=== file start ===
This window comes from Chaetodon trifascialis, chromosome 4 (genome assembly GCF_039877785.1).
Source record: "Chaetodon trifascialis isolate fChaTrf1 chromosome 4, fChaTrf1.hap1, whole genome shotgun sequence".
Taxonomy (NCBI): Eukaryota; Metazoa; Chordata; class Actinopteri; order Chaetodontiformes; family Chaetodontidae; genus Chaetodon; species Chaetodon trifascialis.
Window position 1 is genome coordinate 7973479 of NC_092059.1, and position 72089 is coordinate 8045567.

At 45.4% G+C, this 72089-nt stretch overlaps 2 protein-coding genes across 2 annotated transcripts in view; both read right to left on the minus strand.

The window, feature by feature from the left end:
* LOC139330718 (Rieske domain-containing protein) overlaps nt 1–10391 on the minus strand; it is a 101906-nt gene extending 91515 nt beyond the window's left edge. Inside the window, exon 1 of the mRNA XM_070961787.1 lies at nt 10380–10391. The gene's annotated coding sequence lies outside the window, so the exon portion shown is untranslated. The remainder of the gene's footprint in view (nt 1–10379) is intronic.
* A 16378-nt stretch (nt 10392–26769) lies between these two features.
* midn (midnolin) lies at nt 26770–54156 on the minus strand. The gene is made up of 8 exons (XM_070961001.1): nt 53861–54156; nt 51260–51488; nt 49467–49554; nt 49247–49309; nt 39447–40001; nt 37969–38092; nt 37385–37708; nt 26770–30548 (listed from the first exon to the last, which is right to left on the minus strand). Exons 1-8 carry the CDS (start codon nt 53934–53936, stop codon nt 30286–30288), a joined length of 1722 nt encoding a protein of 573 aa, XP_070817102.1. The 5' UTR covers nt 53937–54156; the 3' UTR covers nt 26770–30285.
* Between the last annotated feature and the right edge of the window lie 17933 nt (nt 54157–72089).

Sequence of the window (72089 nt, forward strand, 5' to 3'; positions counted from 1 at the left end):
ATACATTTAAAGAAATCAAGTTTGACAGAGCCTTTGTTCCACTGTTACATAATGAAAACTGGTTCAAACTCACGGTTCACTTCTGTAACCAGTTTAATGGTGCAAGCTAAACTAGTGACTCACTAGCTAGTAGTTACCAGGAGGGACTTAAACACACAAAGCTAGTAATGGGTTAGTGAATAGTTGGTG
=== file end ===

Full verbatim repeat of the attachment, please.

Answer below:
This window comes from Chaetodon trifascialis, chromosome 4 (genome assembly GCF_039877785.1).
Source record: "Chaetodon trifascialis isolate fChaTrf1 chromosome 4, fChaTrf1.hap1, whole genome shotgun sequence".
Taxonomy (NCBI): Eukaryota; Metazoa; Chordata; class Actinopteri; order Chaetodontiformes; family Chaetodontidae; genus Chaetodon; species Chaetodon trifascialis.
Window position 1 is genome coordinate 7973479 of NC_092059.1, and position 72089 is coordinate 8045567.

At 45.4% G+C, this 72089-nt stretch overlaps 2 protein-coding genes across 2 annotated transcripts in view; both read right to left on the minus strand.

The window, feature by feature from the left end:
* LOC139330718 (Rieske domain-containing protein) overlaps nt 1–10391 on the minus strand; it is a 101906-nt gene extending 91515 nt beyond the window's left edge. Inside the window, exon 1 of the mRNA XM_070961787.1 lies at nt 10380–10391. The gene's annotated coding sequence lies outside the window, so the exon portion shown is untranslated. The remainder of the gene's footprint in view (nt 1–10379) is intronic.
* A 16378-nt stretch (nt 10392–26769) lies between these two features.
* midn (midnolin) lies at nt 26770–54156 on the minus strand. The gene is made up of 8 exons (XM_070961001.1): nt 53861–54156; nt 51260–51488; nt 49467–49554; nt 49247–49309; nt 39447–40001; nt 37969–38092; nt 37385–37708; nt 26770–30548 (listed from the first exon to the last, which is right to left on the minus strand). Exons 1-8 carry the CDS (start codon nt 53934–53936, stop codon nt 30286–30288), a joined length of 1722 nt encoding a protein of 573 aa, XP_070817102.1. The 5' UTR covers nt 53937–54156; the 3' UTR covers nt 26770–30285.
* Between the last annotated feature and the right edge of the window lie 17933 nt (nt 54157–72089).

Sequence of the window (72089 nt, forward strand, 5' to 3'; positions counted from 1 at the left end):
ATACATTTAAAGAAATCAAGTTTGACAGAGCCTTTGTTCCACTGTTACATAATGAAAACTGGTTCAAACTCACGGTTCACTTCTGTAACCAGTTTAATGGTGCAAGCTAAACTAGTGACTCACTAGCTAGTAGTTACCAGGAGGGACTTAAACACACAAAGCTAGTAATGGGTTAGTGAATAGTTGGTG